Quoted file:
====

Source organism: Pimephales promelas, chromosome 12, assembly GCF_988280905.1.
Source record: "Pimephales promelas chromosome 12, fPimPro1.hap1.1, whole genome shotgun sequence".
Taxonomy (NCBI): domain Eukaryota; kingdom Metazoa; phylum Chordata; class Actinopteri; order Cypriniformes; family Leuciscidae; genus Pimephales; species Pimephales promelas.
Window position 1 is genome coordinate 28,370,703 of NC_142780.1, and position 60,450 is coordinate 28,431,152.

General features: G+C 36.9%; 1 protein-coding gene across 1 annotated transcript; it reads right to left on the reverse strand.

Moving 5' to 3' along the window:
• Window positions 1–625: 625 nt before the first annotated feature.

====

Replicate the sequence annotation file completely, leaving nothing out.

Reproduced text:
Source organism: Pimephales promelas, chromosome 12, assembly GCF_988280905.1.
Source record: "Pimephales promelas chromosome 12, fPimPro1.hap1.1, whole genome shotgun sequence".
Taxonomy (NCBI): domain Eukaryota; kingdom Metazoa; phylum Chordata; class Actinopteri; order Cypriniformes; family Leuciscidae; genus Pimephales; species Pimephales promelas.
Window position 1 is genome coordinate 28,370,703 of NC_142780.1, and position 60,450 is coordinate 28,431,152.

General features: G+C 36.9%; 1 protein-coding gene across 1 annotated transcript; it reads right to left on the reverse strand.

Moving 5' to 3' along the window:
• Window positions 1–625: 625 nt before the first annotated feature.